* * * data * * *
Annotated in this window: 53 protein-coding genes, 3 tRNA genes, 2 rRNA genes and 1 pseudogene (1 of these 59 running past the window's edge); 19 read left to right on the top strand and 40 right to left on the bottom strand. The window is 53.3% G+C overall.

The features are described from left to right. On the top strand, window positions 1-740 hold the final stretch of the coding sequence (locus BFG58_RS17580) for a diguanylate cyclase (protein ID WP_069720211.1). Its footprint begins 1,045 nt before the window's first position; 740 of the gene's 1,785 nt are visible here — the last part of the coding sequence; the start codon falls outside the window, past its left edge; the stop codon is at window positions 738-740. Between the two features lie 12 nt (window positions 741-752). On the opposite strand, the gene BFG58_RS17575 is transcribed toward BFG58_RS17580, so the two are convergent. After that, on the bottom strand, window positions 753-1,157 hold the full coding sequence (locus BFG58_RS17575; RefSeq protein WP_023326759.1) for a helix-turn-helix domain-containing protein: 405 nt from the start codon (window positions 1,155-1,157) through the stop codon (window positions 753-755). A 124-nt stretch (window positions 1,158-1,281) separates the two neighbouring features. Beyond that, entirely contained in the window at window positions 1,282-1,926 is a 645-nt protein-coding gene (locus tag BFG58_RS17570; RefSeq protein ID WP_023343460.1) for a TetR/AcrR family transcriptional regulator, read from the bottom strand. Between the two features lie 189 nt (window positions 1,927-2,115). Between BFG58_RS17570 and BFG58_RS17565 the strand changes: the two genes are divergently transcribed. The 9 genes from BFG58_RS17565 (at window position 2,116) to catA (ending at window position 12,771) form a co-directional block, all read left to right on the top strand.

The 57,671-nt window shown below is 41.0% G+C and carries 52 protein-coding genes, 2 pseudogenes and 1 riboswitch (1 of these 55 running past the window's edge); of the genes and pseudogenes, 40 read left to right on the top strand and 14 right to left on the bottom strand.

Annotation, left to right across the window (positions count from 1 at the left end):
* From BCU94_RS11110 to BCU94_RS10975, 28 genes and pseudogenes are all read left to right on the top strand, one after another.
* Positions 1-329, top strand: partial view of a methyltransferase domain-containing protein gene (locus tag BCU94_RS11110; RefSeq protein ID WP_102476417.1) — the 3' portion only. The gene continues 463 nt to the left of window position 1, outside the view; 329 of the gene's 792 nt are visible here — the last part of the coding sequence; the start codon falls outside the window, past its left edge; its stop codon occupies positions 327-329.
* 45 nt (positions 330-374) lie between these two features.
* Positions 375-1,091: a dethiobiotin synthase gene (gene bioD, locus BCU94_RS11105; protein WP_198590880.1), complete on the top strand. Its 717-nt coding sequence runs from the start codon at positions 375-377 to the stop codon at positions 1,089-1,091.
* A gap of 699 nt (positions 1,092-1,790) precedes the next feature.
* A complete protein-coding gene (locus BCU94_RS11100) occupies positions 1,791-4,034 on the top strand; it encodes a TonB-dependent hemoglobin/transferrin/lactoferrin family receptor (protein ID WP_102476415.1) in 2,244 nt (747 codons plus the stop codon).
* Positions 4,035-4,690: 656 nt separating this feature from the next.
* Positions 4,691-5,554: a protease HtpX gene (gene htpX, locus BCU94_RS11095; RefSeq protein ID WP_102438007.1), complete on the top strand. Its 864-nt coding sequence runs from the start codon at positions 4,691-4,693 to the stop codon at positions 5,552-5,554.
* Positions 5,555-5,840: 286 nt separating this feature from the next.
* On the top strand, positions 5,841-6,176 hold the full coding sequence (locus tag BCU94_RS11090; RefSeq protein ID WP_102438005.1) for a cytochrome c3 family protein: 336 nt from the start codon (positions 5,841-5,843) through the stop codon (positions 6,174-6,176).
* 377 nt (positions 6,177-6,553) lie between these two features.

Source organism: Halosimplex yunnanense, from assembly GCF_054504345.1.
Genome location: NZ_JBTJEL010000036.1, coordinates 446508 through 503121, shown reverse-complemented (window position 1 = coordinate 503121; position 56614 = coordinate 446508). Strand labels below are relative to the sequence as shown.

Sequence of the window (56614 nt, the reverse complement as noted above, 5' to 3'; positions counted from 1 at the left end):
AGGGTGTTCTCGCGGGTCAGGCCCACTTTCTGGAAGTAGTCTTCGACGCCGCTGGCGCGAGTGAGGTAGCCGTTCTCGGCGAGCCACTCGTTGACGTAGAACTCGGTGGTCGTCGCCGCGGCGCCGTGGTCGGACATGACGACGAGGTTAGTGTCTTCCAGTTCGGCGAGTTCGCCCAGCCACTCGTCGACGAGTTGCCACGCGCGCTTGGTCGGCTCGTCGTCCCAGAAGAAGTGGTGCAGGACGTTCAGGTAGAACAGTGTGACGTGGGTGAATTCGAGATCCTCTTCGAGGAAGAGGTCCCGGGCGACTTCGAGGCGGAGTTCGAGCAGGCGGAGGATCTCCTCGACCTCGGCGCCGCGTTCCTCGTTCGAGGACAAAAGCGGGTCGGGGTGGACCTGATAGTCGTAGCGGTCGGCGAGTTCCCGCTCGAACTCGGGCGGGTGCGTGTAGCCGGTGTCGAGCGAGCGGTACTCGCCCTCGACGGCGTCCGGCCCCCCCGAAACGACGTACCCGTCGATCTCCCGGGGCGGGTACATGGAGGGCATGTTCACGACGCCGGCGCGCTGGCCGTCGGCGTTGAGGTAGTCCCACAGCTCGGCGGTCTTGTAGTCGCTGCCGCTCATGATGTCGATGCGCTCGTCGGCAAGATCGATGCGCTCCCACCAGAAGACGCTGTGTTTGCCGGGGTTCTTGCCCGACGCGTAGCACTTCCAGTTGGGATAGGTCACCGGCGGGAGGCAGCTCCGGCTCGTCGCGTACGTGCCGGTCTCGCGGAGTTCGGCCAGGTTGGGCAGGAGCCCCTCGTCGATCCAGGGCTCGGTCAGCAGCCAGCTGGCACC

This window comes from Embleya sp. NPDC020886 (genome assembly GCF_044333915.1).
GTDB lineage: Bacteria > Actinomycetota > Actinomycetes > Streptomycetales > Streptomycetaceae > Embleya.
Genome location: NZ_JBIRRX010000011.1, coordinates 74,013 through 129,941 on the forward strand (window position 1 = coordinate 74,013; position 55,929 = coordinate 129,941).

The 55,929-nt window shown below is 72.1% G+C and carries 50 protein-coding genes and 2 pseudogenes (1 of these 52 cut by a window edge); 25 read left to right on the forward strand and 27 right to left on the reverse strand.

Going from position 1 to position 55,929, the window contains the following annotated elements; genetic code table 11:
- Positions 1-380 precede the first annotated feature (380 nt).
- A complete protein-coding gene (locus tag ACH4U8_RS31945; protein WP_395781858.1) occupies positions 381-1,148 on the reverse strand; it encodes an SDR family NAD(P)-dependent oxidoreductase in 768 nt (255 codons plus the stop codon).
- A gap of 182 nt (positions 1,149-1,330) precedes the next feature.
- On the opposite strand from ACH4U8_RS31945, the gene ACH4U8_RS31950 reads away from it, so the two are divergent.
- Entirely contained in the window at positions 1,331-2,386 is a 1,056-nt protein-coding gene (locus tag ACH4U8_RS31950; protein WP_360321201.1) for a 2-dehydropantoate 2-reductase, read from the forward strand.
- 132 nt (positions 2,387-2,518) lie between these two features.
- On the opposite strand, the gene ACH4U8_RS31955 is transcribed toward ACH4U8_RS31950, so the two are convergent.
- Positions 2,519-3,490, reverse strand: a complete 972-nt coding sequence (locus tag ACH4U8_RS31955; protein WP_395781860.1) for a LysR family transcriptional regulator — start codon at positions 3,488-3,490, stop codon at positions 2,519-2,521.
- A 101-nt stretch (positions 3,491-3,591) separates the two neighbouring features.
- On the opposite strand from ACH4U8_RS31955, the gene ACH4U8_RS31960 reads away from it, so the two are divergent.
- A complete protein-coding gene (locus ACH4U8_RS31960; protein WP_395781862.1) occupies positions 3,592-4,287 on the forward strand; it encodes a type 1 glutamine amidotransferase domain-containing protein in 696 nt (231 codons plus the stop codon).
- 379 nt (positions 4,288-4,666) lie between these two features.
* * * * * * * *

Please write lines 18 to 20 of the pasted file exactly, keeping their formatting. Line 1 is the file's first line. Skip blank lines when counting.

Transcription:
Sequence of the window (56614 nt, the reverse complement as noted above, 5' to 3'; positions counted from 1 at the left end):
AGGGTGTTCTCGCGGGTCAGGCCCACTTTCTGGAAGTAGTCTTCGACGCCGCTGGCGCGAGTGAGGTAGCCGTTCTCGGCGAGCCACTCGTTGACGTAGAACTCGGTGGTCGTCGCCGCGGCGCCGTGGTCGGACATGACGACGAGGTTAGTGTCTTCCAGTTCGGCGAGTTCGCCCAGCCACTCGTCGACGAGTTGCCACGCGCGCTTGGTCGGCTCGTCGTCCCAGAAGAAGTGGTGCAGGACGTTCAGGTAGAACAGTGTGACGTGGGTGAATTCGAGATCCTCTTCGAGGAAGAGGTCCCGGGCGACTTCGAGGCGGAGTTCGAGCAGGCGGAGGATCTCCTCGACCTCGGCGCCGCGTTCCTCGTTCGAGGACAAAAGCGGGTCGGGGTGGACCTGATAGTCGTAGCGGTCGGCGAGTTCCCGCTCGAACTCGGGCGGGTGCGTGTAGCCGGTGTCGAGCGAGCGGTACTCGCCCTCGACGGCGTCCGGCCCCCCCGAAACGACGTACCCGTCGATCTCCCGGGGCGGGTACATGGAGGGCATGTTCACGACGCCGGCGCGCTGGCCGTCGGCGTTGAGGTAGTCCCACAGCTCGGCGGTCTTGTAGTCGCTGCCGCTCATGATGTCGATGCGCTCGTCGGCAAGATCGATGCGCTCCCACCAGAAGACGCTGTGTTTGCCGGGGTTCTTGCCCGACGCGTAGCACTTCCAGTTGGGATAGGTCACCGGCGGGAGGCAGCTCCGGCTCGTCGCGTACGTGCCGGTCTCGCGGAGTTCGGCCAGGTTGGGCAGGAGCCCCTCGTCGATCCAGGGCTCGGTCAGCAGCCAGCTGGCACC

This window comes from Embleya sp. NPDC020886 (genome assembly GCF_044333915.1).